Chief Matt Gregory’s mentor, Fred Gaudet, honored posthumously at Webb Grubb Police Officer Recognition Day

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Members of the family of the late law enforcement officer, Fred Gaudet, gather in front of the newly unveiled Wall of Blue. Gaudet was honored posthumously at Wednesday's Webb Grubb Police Officer Recognition Day.

BUCKHANNON – The City of Buckhannon’s third annual Webb Grubb Police Officer Recognition Day honored Chief Fred Gaudet, who served as a mentor to current city police chief Matt Gregory.

Mayor David McCauley said the annual event was named after Officer Webb Grubb, the only Buckhannon city police officer to die in the line of duty April 21, 1940.

“We are very pleased to honor all members of our police officer community during National Peace Officers’ Memorial Day, which is today and National Police Week that runs from May 12 through18,” McCauley said. “It is most fitting that we again honor and pay formal tribute to our only city police officer ever to die in the line of duty, Officer Wilbert H. ‘Webb’ Grubb.”

Mayor David McCauley presents Upshur County Circuit Clerk Brian Gaudet, the son of Fred Gaudet, with the Webb Grubb Police Officer Recognition Award Wednesday. Gaudet was honored posthumously in front of the new ‘Wall of Blue’ at Wednesday’s ceremony.

The annual event honored Police Chief Fredrick Matthew “Fred” Gaudet who passed away in November 1999.

“As police officers go, Fred was a Hall of Famer,” McCauley said. “Fred was a great friend to so many of us. He was the consummate professional, who made our Buckhannon PD better, and as Sheriff of Upshur County, he made us better. He helped make our community safer and better. What better legacy could a hero leave? We still miss Fred.”

Chief of the Buckhannon Police Department Matt Gregory said Gaudet was his mentor.

“Fred actually hired me to this agency many years ago, so I have a lot of fond memories of him,” Gregory said. “You’re a lucky person, if on the pathway of life, you encounter someone who guides you and inspires you enough for them to be called a mentor, and it’s truly a wonderful thing to have someone to look up to. One of those people to me was Fred Gaudet.”

Lt. Mark Davis with the Upshur County Sheriff’s Department recalled the first time he met Gaudet, during a job interview.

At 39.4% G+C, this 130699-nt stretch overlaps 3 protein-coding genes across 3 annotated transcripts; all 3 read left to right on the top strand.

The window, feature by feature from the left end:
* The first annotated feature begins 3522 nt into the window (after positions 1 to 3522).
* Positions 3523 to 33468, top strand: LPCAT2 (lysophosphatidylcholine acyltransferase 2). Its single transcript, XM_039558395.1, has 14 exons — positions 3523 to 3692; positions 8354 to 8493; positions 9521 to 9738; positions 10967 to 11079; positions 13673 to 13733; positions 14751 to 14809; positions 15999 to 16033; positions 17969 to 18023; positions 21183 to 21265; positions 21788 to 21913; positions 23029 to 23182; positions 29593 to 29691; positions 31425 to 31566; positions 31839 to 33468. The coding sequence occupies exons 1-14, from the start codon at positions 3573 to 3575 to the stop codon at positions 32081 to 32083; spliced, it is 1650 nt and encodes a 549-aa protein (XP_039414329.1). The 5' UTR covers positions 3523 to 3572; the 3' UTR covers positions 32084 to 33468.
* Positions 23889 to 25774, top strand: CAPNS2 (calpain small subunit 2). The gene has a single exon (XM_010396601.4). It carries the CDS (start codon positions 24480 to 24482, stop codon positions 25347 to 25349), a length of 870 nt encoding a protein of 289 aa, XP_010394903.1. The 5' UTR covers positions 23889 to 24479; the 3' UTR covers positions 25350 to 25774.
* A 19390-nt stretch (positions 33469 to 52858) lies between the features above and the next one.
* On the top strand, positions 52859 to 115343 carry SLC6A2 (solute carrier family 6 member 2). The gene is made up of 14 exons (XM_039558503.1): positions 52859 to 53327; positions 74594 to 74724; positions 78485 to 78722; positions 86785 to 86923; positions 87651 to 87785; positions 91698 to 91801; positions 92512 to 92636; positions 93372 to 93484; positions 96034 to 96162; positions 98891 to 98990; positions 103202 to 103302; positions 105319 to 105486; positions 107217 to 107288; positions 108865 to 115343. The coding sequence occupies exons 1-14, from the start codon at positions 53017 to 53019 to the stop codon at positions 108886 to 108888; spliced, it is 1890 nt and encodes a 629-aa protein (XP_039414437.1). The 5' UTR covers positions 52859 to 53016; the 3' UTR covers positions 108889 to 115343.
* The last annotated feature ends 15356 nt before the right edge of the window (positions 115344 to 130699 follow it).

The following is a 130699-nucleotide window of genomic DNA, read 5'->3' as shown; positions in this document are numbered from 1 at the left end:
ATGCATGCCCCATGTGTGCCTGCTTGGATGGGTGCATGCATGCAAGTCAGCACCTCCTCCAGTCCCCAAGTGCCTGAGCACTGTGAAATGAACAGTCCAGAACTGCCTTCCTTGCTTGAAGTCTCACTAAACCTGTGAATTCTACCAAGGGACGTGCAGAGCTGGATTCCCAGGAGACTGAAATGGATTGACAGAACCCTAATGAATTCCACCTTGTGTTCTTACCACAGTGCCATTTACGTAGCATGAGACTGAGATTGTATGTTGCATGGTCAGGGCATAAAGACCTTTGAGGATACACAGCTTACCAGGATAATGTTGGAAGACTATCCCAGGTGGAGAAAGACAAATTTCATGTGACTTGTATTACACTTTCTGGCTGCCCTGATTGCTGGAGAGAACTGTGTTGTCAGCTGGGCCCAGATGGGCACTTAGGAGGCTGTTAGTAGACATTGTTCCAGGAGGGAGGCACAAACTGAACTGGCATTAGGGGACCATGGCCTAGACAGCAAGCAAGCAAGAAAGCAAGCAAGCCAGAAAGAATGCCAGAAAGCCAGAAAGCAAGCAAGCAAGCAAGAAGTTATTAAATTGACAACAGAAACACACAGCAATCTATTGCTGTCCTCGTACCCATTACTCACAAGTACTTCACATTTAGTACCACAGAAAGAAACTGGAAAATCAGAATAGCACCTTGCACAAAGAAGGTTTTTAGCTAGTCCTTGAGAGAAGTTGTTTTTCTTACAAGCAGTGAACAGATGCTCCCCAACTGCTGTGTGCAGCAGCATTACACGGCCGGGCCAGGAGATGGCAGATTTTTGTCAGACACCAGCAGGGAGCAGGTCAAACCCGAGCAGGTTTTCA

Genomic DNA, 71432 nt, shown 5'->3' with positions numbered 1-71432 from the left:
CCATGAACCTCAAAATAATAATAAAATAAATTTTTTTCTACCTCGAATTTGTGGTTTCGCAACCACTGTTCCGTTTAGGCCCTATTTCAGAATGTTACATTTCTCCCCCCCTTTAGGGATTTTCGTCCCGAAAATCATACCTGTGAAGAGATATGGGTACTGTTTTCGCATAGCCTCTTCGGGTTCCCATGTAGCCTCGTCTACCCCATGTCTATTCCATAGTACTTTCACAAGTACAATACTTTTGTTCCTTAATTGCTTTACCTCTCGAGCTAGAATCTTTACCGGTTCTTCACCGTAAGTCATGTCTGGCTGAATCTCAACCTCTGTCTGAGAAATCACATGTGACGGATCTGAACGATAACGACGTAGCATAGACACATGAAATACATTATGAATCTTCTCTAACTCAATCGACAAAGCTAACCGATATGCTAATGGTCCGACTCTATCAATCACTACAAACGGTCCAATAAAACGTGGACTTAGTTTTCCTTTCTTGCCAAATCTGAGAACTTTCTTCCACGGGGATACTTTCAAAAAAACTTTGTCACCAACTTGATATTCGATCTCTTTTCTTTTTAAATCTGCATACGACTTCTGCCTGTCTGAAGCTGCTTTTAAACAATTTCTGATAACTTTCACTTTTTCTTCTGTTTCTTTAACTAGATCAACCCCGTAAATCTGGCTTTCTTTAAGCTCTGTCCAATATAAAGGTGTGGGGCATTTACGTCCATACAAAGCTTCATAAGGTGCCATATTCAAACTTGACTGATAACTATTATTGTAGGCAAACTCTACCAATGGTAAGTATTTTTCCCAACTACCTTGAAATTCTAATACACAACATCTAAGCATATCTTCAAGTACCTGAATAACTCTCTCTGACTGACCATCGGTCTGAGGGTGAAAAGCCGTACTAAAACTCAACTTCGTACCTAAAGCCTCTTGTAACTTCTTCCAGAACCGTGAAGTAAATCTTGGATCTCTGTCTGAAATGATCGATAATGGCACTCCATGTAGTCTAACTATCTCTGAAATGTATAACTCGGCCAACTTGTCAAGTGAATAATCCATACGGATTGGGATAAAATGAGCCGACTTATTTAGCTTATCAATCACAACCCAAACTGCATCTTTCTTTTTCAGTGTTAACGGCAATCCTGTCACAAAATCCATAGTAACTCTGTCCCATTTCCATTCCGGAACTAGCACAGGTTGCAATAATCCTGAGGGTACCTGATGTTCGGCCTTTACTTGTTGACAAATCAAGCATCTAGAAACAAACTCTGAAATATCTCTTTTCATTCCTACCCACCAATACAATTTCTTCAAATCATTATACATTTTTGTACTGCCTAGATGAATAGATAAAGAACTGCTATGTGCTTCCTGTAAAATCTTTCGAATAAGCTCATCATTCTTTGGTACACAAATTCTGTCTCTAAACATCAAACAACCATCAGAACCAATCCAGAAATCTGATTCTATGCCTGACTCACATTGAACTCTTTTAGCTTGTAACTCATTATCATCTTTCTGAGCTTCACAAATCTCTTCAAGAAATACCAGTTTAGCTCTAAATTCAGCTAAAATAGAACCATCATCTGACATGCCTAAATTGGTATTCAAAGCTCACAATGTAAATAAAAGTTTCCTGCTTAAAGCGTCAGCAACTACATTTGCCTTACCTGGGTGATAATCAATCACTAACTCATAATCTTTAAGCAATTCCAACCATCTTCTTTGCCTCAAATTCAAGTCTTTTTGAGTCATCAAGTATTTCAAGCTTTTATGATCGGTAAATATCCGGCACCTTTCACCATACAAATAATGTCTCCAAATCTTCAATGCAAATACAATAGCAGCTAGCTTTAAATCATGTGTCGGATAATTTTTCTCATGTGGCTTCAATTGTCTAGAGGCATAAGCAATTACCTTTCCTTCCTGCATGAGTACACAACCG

“When I was 23 years old, I sat across the desk from Fred Gaudet in the sheriff’s office, we had interviewed for the job of a corrections officer and after Fred finished the interview he said, ‘Mark I’m going to take a chance on you, but I don’t think you’ll ever stay, you’re just too young,’” Davis recalled.

“He said, ‘I’ll get you trained, and I know you’ll just move on somewhere else.’ I looked at him and said ‘Sheriff, if you hire me for this job, I promise you I will retire from this department.’ Fred just sit back in his chair like he used to and he just laughed great big like only Fred could, and he said ‘well, we’ll just have to see.”

Gregory also remembered when he first met Gaudet.

Police chief Matt Gregory said Wednesday Gaudet not only hired him but also served as his mentor.

“One of my earliest memories of Fred was in he was when he was sheriff of Upshur County,” Gregory said. “He would come to school and talk about police officers and safety and how, as a young boy, I would stare wide-eyed at him and be enthralled about everything he had to say. From that point on, I knew I wanted to be just like him – that I wanted to be a police officer myself.”

During the event, the city also dedicated its “Wall of Blue” – a tribute to Officer Webb Grubb, retired Lt. Keith Rowan, Chief Fred Gaudet and all future honorees of the Annual Webb Grubb Police Officer Recognition Day.

“Our Wall of Blue shall be a permanent tribute to all of our community’s police officers who selflessly serve and protect us every shift,” McCauley said.